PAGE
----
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    The bare usage of the "filioque" itself does not necessarily imply the eternal procession of the spirit from the Son, as that was defined at Lyons and Florence. For example, St Maximus the Confessor, in the 7th century, was asked about the Latins' addition to the creed (since he was appealing to Rome for support against monotheletism) and he replied that the phrase was orthodox so long as it was understood that it did not imply the Son as an eternal source of the Spirit with the Father.

    To be honest I find both the Latin and Orthodox arguments about filioque to be hopelessly speculative and obscure. These are rationalizations introduced to justify and harden an existing division- to score points, as it were- and I don't think the divines on either side really know what they're talking about.
     
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  7. Daniel9v9

    Daniel9v9

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    For what it's worth, Engelder in Popular Symbolics (CPH, 1934) sums up this doctrine from a Lutheran perspective as:

    "I believe in the HOLY GHOST, THE LORD AND GIVER OF LIFE, WHO PROCEEDETH FROM THE FATHER AND THE SON." Nicene Cr. Ath. Cr., 22. S. A., P. 1. F. C., Th. D., VIII, 73. Scripture teaches that the Holy Spirit eternally proceeds, as from the Father, John 15, 26, so also from the Son. The Holy Spirit bears the same relation to the Son as to the Father, being "sent" by the Son as by the Father, John 15, 26; 14, 26; 16, 7; Gal. 4, 6. Moreover, Scripture distinctly calls Him the "Spirit of His Son," Gal. 4, 6; "the breath of His lips," Is. 11, 4; the "Spirit of His mouth," 2 Thess. 2, 8. The Spirit of God is the Spirit of Christ, Rom. 8, 9. Finally, the Holy Ghost is certainly spirated by Him who, when He breathed on His disciples, said: "Receive ye the Holy Ghost," John 20, 22."
     
  8. ViaCrucis

    ViaCrucis Evangelical Catholic of the Augsburg Confession

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    I think this highlights very different thought processes between East and West.

    In the West we frequently point to the giving of the Spirit by Christ, such as we read in the Gospels. But is this indicative of the eternal spiration of the Spirit, or of the dispensation of the Spirit? Are these part of the same reality, or two different ideas. The East has never denied those things said above, that He is the Spirit of the Son, that the Son sends the Spirit, that the Son breathed and gave the Spirit to His apostles etc.

    The question is if the Son is co-Spirtator(?) with the Father in the Spirit's eternal Procession/Spiration.

    That the Spirit is through the Son is denied by none.
    Likewise, that the Spirit is given by and from the Son through this dispensation of Christ's work (i.e. the dispensing, the giving, the sending of the Spirit through Christ and in Christ's name and from Christ etc as we read in the Gospels and elsewhere) is denied by none.

    It really boils down to if the Spirit's eternal Processions is as much from the Son as from the Father; rather than through the Son (which is agreed) and economically dispensed by the Son through His ministerial and Incarnate work (which is agreed).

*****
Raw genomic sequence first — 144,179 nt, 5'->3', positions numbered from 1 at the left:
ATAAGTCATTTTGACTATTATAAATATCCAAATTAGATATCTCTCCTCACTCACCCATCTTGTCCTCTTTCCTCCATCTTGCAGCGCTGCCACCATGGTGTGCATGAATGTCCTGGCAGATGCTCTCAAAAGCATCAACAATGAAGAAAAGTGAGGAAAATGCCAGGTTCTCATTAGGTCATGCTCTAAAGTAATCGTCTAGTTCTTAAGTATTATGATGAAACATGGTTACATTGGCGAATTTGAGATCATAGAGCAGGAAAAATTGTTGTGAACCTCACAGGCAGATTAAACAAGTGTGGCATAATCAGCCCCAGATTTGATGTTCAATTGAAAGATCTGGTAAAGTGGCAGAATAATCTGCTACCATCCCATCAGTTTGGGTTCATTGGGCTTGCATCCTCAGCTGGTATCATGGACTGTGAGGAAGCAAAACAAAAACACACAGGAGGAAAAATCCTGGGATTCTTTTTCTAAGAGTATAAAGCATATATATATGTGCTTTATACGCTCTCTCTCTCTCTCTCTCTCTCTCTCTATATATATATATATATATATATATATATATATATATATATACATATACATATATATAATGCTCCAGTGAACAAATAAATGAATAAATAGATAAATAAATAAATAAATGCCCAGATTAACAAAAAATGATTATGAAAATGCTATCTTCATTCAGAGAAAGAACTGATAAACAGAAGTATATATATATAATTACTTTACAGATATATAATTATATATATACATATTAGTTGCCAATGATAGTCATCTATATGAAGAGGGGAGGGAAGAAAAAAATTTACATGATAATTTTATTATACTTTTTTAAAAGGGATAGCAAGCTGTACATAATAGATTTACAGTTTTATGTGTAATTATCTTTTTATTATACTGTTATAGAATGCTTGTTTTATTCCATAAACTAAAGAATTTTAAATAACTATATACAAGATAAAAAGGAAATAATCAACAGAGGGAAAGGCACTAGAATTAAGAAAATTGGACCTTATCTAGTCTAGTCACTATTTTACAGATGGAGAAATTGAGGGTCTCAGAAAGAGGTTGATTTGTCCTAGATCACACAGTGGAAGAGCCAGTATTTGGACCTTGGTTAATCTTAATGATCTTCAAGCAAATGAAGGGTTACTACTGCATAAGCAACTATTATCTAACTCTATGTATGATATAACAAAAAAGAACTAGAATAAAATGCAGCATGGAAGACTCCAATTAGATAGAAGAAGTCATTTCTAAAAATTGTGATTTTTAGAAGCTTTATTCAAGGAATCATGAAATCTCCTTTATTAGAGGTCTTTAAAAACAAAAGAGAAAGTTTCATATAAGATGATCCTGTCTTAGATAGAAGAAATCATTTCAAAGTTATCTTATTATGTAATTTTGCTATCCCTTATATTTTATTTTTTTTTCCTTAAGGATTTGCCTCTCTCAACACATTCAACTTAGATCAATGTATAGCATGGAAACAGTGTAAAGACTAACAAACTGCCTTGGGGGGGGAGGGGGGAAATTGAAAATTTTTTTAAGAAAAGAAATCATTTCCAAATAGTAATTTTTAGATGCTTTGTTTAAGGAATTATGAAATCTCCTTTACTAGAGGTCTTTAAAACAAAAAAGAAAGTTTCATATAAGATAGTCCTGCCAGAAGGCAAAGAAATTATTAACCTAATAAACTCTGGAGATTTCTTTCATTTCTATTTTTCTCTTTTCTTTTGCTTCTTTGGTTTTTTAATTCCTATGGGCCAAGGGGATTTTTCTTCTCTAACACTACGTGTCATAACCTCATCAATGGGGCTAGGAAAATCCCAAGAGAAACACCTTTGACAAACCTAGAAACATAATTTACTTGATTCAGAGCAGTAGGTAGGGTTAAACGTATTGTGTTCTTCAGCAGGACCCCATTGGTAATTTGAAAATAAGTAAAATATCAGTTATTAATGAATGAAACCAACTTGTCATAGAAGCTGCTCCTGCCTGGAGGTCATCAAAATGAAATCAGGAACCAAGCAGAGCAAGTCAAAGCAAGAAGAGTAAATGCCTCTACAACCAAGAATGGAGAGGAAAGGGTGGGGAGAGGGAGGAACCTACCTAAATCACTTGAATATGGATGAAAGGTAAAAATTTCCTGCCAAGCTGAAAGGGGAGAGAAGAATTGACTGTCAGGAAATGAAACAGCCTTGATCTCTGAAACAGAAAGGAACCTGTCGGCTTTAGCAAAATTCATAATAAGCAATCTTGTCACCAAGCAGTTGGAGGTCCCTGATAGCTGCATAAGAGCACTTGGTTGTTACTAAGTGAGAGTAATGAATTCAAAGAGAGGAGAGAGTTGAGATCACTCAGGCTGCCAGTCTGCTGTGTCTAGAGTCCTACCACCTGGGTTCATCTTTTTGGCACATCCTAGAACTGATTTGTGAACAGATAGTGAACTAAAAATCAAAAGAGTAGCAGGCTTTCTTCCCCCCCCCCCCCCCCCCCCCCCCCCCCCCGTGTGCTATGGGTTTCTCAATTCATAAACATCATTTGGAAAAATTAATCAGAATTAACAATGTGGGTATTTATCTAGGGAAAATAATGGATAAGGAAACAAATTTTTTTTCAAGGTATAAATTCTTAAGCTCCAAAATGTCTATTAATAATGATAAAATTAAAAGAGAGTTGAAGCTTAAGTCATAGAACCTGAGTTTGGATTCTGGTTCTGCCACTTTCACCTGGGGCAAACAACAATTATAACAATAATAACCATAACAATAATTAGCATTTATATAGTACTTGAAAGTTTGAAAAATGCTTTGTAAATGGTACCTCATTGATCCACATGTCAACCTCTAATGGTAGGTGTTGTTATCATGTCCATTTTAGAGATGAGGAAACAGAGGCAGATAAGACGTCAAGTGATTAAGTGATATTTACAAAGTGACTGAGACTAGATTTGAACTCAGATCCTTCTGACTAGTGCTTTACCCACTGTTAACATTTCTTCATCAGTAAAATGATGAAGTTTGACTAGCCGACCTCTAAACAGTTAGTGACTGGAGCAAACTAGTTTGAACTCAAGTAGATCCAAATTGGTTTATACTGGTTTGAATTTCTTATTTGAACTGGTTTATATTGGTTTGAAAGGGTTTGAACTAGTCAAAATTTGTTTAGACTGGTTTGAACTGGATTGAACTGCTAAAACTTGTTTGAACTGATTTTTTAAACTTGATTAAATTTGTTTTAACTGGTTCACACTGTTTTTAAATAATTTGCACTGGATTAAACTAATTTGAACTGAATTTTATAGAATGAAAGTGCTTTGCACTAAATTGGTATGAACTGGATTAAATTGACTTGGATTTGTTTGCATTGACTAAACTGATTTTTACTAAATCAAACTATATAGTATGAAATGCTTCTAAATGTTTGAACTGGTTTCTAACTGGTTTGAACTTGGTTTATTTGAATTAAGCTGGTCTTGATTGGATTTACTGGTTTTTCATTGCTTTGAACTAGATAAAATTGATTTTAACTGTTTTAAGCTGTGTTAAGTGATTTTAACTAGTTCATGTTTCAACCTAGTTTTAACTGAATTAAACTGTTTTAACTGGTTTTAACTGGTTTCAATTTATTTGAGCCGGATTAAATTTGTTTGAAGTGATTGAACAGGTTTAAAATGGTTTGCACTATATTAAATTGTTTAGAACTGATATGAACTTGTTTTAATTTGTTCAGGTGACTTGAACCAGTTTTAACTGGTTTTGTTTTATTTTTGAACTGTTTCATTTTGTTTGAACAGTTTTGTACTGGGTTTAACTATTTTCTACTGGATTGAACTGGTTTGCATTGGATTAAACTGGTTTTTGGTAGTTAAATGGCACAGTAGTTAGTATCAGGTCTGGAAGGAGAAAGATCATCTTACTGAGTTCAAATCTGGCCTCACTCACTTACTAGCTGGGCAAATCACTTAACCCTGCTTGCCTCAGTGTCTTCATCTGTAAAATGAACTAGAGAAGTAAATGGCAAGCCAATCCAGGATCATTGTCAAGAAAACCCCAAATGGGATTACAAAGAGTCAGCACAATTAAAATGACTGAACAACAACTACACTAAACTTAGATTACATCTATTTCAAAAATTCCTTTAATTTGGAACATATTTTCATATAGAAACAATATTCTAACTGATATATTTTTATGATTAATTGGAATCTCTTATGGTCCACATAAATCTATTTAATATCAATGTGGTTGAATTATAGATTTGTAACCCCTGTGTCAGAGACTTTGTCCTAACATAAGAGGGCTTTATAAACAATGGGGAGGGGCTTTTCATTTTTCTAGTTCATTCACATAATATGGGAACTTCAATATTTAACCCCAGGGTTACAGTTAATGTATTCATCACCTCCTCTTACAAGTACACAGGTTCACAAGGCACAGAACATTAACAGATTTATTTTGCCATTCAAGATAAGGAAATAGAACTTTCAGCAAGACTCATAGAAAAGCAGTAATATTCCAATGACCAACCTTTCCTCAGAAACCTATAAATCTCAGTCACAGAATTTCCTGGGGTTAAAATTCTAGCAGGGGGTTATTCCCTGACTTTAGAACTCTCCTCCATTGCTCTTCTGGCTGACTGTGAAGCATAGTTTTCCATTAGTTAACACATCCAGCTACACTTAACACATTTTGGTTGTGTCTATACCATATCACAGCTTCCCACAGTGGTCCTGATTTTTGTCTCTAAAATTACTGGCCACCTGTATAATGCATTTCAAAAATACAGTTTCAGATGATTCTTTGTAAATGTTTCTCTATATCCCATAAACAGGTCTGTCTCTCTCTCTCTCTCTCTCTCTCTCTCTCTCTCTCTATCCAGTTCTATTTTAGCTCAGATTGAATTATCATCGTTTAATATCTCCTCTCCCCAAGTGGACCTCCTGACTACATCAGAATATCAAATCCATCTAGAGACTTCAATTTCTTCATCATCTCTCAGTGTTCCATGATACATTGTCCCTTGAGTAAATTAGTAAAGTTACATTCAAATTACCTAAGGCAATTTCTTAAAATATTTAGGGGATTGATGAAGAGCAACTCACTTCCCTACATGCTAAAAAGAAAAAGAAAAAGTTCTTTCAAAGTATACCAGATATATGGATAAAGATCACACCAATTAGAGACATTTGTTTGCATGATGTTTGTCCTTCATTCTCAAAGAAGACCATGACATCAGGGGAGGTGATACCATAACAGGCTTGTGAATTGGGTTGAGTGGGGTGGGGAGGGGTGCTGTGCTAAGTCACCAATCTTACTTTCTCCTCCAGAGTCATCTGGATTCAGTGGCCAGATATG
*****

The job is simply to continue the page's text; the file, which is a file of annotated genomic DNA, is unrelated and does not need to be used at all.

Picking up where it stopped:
Ultimately I think it comes down to this question: What is the Procession of the Holy Spirit? What does that actually mean?

    -CryptoLutheran
     
  9. MarkRohfrietsch

    MarkRohfrietsch Unapologetic Apologist Supporter

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    Works for me.
     
  10. GreekOrthodox

    GreekOrthodox Psalti Chrysostom

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    I'll explain that once I have figured out what "only-begotten of the Father" means. :D

    We're only given those terms in John (at least off the top of my head) and IMHO is that they are used to differentiate that the relationship between the persons of the Trinity distinct from each other even though we cannot know what they are. If we could explain them then God wouldn't be God.
     
  11. A Shield of Turquoise

    A Shield of Turquoise New Member

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    I think "eternally proceeds" is quite a stretch of interpretation of the cited scripture texts unless one is relying on the interpretative lens of the councils of Lyons and Florence.
     
  12. Newtheran

    Newtheran Well-Known Member

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    It's the issue of the
    Filioque
    A Latin term meaning "and the Son.""

    The non-conciliar addition of this term to the Nicene Creed by the Roman Patriarchate and the unilateral authority power which it sought to take upon itself with this declaration was one of the main drivers of the division Christian Church in 1054 AD and the formation of what we know today as the Roman Catholic Church.

    "Its inclusion in the Creed is a violation of the canons of the Third Ecumenical Council in 431, which forbade and anathematized any additions to the Creed, a prohibition which was reiterated at the Eighth Ecumenical Council in 879-880."

    Filioque - OrthodoxWiki

    As Lutherans, sometimes we are stuck with what we inherited from the Papacy. :)
     
  13. A Shield of Turquoise

    A Shield of Turquoise New Member

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    The problem with the argument using the Third Ecumenical Council is that said council was speaking of the original creed formulated at Nicaea, not the "Niceno-Constantinopolitan" creed used today, which was not widely known at the time. So if we interpret Ephesus to forbid any change in the creed's wording, then even without the filioque the current version of the Nicene Creed would have be to be considered in violation. More likely the Council of Ephesus meant no addition to the substance of the faith.